Like squash bugs, aphids also suck nutrients out of your plants. Aphids can be annoying and multiply very quickly. You can keep them in check, however, by inspecting your plants regularly. Check under leaves and use your hose to blast any aphids that you find. Aphids are soft-bodied insects and a quick spray of water is enough to crush them. 

ants and aphids
Photo Credit: Judy Gallagher


If you have aphids, then you also probably have ants.  This is because ants and aphids have a symbiotic relationship. Aphids excrete a sticky, sweet substance called honeydew, which ants then use as a food source. To get a hefty harvest of honeydew, ants will carry aphids up to the leaves of your plant where they can feed. If you want to get rid of aphids, you need to get rid of ants, as well. 

Cucumber worms

caterpillar pest hiding in leaf

Cucumber worms will bore holes through your melons, making them inedible.. Cucumber worms use webbing to fold themselves up in your leaves. Check your plants every other day (or every day, if you can), and pick them off by hand. If the infestation is bad enough, spray organic Monterey B.t. If you do spray B.t., make sure to keep it away from passionflower and milkweed. B.t. is good for getting rid of cucumber worms, but it also targets caterpillars, including the monarch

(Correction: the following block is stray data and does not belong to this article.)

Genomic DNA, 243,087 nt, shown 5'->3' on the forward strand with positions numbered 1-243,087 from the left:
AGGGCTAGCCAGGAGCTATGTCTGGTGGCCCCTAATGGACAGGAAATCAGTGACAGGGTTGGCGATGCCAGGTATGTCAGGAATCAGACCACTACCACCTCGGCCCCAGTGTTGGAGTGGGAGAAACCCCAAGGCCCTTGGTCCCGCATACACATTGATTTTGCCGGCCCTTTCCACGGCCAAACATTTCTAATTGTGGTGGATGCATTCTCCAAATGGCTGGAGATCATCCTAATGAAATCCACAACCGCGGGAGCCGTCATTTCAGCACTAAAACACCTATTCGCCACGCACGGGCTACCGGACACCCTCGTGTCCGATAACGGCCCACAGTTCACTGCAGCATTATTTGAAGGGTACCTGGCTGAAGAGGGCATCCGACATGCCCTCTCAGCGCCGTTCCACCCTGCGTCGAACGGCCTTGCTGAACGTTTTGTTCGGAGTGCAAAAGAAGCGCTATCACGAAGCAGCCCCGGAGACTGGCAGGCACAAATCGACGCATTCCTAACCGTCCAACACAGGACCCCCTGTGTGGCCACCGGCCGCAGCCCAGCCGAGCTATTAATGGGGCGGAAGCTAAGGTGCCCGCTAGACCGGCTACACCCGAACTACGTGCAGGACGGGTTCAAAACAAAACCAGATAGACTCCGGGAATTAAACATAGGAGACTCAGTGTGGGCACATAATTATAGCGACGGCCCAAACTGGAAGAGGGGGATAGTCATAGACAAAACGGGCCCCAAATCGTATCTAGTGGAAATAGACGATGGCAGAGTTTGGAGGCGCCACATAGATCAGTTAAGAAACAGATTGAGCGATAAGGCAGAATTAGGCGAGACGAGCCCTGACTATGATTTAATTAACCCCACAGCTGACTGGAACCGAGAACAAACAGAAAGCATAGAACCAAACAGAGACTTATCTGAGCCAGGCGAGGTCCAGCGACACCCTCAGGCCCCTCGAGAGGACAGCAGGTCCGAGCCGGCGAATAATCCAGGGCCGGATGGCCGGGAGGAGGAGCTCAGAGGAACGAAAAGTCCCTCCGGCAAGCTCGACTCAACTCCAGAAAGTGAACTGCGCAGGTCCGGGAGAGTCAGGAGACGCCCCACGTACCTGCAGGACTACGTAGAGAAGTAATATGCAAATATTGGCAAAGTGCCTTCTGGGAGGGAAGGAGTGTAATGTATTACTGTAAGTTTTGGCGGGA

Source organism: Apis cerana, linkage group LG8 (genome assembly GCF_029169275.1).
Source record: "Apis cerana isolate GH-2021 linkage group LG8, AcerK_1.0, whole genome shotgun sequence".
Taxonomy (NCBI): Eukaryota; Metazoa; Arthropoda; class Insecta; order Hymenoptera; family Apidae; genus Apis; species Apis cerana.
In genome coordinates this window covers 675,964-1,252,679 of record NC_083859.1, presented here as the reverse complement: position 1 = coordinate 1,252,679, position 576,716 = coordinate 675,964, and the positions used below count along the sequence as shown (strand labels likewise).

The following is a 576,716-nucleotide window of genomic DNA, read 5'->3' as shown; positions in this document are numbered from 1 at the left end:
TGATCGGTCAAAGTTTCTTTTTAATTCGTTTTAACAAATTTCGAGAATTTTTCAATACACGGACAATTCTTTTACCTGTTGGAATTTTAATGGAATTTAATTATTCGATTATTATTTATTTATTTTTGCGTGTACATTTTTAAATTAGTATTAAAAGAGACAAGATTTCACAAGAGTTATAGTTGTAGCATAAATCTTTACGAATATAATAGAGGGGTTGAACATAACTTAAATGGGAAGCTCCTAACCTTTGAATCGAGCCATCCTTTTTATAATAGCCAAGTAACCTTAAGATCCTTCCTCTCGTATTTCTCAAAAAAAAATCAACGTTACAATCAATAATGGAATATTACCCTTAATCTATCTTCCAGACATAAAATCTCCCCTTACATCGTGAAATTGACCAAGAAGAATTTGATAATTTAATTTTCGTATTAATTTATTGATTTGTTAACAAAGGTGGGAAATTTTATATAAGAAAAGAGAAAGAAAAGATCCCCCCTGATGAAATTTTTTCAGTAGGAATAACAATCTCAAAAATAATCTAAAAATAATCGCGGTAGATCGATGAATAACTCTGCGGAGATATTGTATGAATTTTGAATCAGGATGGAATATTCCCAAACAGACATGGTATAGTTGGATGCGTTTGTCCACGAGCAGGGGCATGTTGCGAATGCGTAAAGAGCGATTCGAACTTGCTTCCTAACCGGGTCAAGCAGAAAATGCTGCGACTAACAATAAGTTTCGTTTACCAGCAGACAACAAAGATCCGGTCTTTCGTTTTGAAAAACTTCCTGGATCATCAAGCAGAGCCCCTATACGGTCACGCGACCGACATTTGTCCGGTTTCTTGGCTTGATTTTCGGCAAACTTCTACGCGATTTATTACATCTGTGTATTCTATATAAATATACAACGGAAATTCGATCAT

caterpillar in leaf

Chamoe diseases

Powdery Mildew

powdery mildew
Powdery mildew on cantaloupe leaf. Photo Credit: Scot Nelson

Like most melons in Florida, chamoe is susceptible to fungal diseases like powdery mildew. Because of our hot, humid, and rainy weather, there’s really no way to completely stop powdery mildew, but there are ways to stave it off for as long as possible:

  • Don’t water your plant from overhead. Instead, use a water wand to water your plant at the base. 
  • Prune off excess foliage to improve airflow.
  • Make sure your plant gets enough sun. 
  • Water your garden in the morning instead of at night. This will also help cut down on slugs
  • Spray your melon plants once or twice early in the season with organic copper fungicide. Please note that copper fungicide does a better job of preventing powdery mildew than it does treating it. 
  • Space your plants appropriately. 
  • Grow your melons on a trellis.

Featured image photo credit: LexnGer

Similar Posts